A few weeks ago, I requested LO's cumulative file from the elementary school she attended (you can read a bit about that at the bottom of this post). Upon reviewing the information I was provided, I realized they didn't include ANY tests, scores or assessments at all from 1st Grade -- only a report card. I called the school office, and they weren't able to provide me with any information, and suggested I speak with her 1st Grade teacher. I left her a message and awaited her response.

Her teacher emailed me to tell me that the 1st grade file usually contains a sheet that indicates her beginning and ending point for the Fountas and Pinnell reading assessment used by the school, as well as three writing samples (none of which we received). However, her beginning and ending reading assessment score was the same because they only test to level M in 1st grade and that was where she started 1st grade. And apparently her writing samples were recycled at the end of the year for some reason rather than placed in her file.


A few deep breaths later, after reading and rereading the email several times, I began to get upset. Why were her writing samples recycled (thrown out) rather than included in her file? Why couldn't they give her the next grade reading assessment at the beginning of the year once they realized her starting point was at the highest level of test offered? How on earth could they possibly gauge her improvement in reading and comprehension if they didn't have a valid benchmark in place at the beginning of the year? In my mind, if her records show she started at level M and finished at level M, I would feel that indicates she didn't learn, grow or improve in any way over the course of the school year.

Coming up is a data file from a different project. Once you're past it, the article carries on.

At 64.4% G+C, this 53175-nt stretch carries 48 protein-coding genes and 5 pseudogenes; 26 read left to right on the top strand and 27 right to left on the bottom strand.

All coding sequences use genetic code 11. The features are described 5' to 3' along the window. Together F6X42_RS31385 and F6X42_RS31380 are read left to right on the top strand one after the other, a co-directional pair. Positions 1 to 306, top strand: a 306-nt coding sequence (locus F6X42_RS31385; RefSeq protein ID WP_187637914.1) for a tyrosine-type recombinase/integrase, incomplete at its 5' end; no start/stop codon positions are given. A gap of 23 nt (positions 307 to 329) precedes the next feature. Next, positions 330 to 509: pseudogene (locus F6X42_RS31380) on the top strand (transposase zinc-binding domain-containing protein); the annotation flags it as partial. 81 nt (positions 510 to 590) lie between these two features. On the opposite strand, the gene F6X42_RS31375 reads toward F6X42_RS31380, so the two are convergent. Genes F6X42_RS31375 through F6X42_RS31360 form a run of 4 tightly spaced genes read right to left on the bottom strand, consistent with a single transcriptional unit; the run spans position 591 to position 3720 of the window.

I inquired with a teacher friend of mine who works for the same school district (but not at LO's school) about this, and she mentioned how teachers have several students to benchmark with only a certain period of time in which to do so, and they are instructed to stop at the end of the next grade level up. This makes sense. But apparently it is possible for a parent to ask the teacher or the school's instructional coach to retest her at a higher level at another time during the year.

My issue with this?
  1. We were never notified of the fact that LO took this assessment.
  2. We were never told that she started the year testing at the maximum level.
  3. No one communicated to us that we had the option to have her tested again at a higher level so as to create an accurate baseline at the start of the year.
  4. I was continually inquiring with her teacher concerning how she would ensure LO would receive advanced reading opportunities to keep her challenged throughout the year.
How is this okay??? How is it that so much attention these days is put on children who are lacking in a certain skill or those who are considered "behind" and yet place no attention on the children who are advanced and need to be challenged throughout the year? Ugh. I know there are a zillion things that go into making a public school work, so how should I possibly expect that my child will receive the kind of individualized attention I want her to have? It's just not possible in that environment when there are so many children, at so many different levels of development, only one teacher, and the prioritized task of achieving the best test scores at stake for these schools? I just don't feel like it's about the students anymore -- it's about making sure the school makes the grade they need and receives the funding they want and the state has the overall scores it needs. That's solely my opinion, of course.